Risk Factors of Proximal Junctional Kyphosis after Multilevel Fusion Surgery: More Than 2 Years Follow-Up Data

Abstract

OBJECTIVE Proximal junctional kyphosis (PJK) is radiologic finding, and is defined as kyphosis of >10° at the proximal end of a construct. The aim of this study is to identify factors associated with PJK after segmental spinal instrumented fusion in adults with spinal deformity with a minimum follow-up of 2 years. METHODS A total of 49 cases of adult spinal deformity treated by segmental spinal instrumented fusion at two university hospitals from 2004 to 2011 were enrolled in this study. All enrolled cases included at least 4 or more levels from L5 or the sacral level. The patients were divided into two groups based on the presence of PJK during follow-up, and these two groups were compared to identify factors related to PJK. RESULTS PJK was observed in 16 of the 49 cases. Age, sex and mean follow-up duration were not statistically different between two groups. However, mean bone marrow density (BMD) and mean back muscle volume at the T10 to L2 level was significantly lower in the PJK group. Preoperatively, the distance between the C7 plumb line and uppermost instrumented vertebra (UIV) were no different in the two groups, but at final follow-up a significant intergroup difference was observed. Interestingly, spinal instrumentation factors, such as, receipt of a revision operation, the use of a cross-link, and screw fracture were no different in the two groups at final follow-up. CONCLUSION Preoperative BMD, sagittal imbalance at UIV, and thoracolumbar muscle volume were found to be strongly associated with the presence of PJK.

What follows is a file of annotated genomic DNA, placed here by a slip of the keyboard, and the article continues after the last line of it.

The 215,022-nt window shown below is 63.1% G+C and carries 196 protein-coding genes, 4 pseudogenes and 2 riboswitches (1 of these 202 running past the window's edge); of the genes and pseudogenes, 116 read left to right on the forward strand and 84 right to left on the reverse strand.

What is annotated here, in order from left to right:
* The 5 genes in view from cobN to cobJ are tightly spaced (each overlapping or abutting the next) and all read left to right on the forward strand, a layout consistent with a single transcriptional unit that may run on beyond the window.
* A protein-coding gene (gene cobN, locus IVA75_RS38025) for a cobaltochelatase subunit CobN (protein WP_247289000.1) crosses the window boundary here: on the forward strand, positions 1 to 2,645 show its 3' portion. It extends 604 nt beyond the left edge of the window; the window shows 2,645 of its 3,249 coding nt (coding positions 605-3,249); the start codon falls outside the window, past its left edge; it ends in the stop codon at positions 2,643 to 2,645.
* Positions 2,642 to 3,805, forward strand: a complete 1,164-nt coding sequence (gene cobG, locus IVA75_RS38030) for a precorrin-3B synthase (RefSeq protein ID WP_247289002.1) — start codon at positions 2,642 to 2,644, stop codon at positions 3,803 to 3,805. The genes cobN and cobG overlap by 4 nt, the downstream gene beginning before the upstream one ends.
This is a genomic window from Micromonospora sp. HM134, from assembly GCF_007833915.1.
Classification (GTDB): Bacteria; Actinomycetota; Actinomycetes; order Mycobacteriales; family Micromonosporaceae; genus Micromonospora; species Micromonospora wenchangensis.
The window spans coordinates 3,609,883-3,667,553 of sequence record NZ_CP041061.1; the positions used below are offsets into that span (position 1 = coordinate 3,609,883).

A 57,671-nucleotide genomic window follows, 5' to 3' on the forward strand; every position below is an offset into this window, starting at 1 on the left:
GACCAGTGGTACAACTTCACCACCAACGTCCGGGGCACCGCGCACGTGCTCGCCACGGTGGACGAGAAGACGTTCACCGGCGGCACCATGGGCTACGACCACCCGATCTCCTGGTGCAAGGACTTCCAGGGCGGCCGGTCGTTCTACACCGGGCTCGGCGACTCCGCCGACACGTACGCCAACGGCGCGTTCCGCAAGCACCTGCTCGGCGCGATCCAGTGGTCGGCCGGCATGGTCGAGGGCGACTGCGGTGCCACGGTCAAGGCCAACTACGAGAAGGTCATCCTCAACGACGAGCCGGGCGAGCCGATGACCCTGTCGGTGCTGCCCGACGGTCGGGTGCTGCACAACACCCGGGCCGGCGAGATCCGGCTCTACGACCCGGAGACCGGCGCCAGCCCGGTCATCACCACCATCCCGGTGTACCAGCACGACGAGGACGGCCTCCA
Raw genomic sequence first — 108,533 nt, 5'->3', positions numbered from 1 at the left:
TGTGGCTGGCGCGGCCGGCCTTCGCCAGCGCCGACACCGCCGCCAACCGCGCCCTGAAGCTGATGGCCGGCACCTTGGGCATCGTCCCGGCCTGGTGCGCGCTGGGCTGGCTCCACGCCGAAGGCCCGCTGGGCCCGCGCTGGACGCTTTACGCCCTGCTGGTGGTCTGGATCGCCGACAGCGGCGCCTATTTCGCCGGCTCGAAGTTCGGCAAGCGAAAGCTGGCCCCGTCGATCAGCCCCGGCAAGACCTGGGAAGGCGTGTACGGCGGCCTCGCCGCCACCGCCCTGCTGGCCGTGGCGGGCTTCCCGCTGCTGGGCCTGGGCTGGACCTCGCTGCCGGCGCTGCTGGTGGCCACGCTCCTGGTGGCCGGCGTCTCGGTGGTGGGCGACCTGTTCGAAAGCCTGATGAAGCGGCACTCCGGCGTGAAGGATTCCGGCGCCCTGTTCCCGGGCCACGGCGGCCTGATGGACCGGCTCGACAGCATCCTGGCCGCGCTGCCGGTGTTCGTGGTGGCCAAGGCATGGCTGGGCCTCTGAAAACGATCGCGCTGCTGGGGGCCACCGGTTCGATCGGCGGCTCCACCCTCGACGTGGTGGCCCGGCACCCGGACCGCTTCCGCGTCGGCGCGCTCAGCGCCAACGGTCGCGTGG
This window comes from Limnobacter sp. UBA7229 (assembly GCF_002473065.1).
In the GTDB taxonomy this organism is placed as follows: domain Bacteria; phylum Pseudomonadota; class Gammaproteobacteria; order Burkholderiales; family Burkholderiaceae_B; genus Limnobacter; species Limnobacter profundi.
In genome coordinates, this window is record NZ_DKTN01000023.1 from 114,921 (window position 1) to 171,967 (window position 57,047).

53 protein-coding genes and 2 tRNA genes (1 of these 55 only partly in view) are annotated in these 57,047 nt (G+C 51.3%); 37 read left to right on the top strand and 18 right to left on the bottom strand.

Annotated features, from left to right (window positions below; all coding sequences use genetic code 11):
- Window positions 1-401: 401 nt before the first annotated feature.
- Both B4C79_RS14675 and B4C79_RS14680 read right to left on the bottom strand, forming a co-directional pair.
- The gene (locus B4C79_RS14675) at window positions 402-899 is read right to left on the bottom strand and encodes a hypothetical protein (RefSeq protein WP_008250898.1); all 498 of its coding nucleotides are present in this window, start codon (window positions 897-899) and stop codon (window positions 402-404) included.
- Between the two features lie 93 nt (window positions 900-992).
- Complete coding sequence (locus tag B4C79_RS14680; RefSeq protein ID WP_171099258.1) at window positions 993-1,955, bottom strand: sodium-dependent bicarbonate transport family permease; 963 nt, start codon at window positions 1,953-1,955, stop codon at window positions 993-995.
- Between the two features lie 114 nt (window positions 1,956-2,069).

DOI: 10.3340/jkns.2016.0707.014

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@inproceedings{Kim2017RiskFO, title={Risk Factors of Proximal Junctional Kyphosis after Multilevel Fusion Surgery: More Than 2 Years Follow-Up Data}, author={Do Keun Kim and Ji Yong Kim and Do Yeon Kim and Seung Chul Rhim and Seung Hwan Yoon}, booktitle={Journal of Korean Neurosurgical Society}, year={2017} }